Back to Finland...

Traditionally on Sleepy Head Day, the last person in a house to wake is generally woken up with water, either by dousing them in their bed or by carrying them to a nearby lake and tossing them in. Certain towns celebrate the day with a parade and the festive ritual of throwing a local celebrity into the water.

The Historical Inebriant: The Sleepy Head Cocktail


3 oz Brandy
5 Mint Leaves
Ginger Ale 
Add the mint leaves and brandy to a chilled highball glass. Lightly muddle the mint, then add ice.  Fill with ginger ale and stir gently. Garnish with an orange twist.


As we all prepare for another weekend out and about, consider....

What Friday night looks like from the Other side of the bar?


                                                     Music to wake up to

Thursday, July 26, 2012

Ĉu vi parolas Esperanton? and The Tequila Esperanto

On this day in 1887, Unua Libro (First Book), was published by Dr. L.L. Zamenhof.
It was the first work written in the new international Lingvo Internacia, the universal language
later known as Esperanto.

Zamenhof, who spoke Yiddish and Polish and German as a youth, later learned French, Latin, Greek, Hebrew and English. As he learned these languages, he also learned much of the cultures of the native speakers and of the quarreling between many of these groups. Zamenhof supposed that the many different languages promoted hate and prejudice between cultures and if there was one universal language devoid of nationalistic pride, the world would be a much better place. As a side note, Unua Libro was published under the pseudonym Doktoro Esperanto (Esperanto translates as "one who hopes").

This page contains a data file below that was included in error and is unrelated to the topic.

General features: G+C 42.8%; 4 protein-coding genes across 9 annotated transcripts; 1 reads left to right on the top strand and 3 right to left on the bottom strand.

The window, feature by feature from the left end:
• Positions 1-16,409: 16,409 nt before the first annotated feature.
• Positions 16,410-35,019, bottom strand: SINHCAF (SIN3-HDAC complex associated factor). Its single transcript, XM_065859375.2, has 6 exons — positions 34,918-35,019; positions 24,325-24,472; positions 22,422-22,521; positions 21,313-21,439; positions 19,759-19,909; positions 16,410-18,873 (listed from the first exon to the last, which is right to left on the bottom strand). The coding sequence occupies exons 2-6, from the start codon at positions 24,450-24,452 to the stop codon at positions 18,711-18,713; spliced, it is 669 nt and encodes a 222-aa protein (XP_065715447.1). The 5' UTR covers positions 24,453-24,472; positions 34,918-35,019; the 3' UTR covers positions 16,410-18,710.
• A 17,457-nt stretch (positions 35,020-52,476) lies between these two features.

"The place where I was born and spent my childhood gave direction to all my future struggles. In Bialystok the inhabitants were divided into four distinct elements: Russians, Poles, Germans and Jews; each of these spoke their own language and looked on all the others as enemies. In such a town a sensitive nature feels more acutely than elsewhere the misery caused by language division and sees at every step that the diversity of languages is the first, or at least the most influential, basis for the separation of the human family into groups of enemies. I was brought up as an idealist; I was taught that all people were brothers, while outside in the street at every step I felt that there were no people, only Russians, Poles, Germans, Jews and so on. This was always a great torment to my infant mind, although many people may smile at such an 'anguish for the world' in a child. Since at that time I thought that 'grown-ups' were omnipotent, so I often said to myself that when I grew up I would certainly destroy this evil."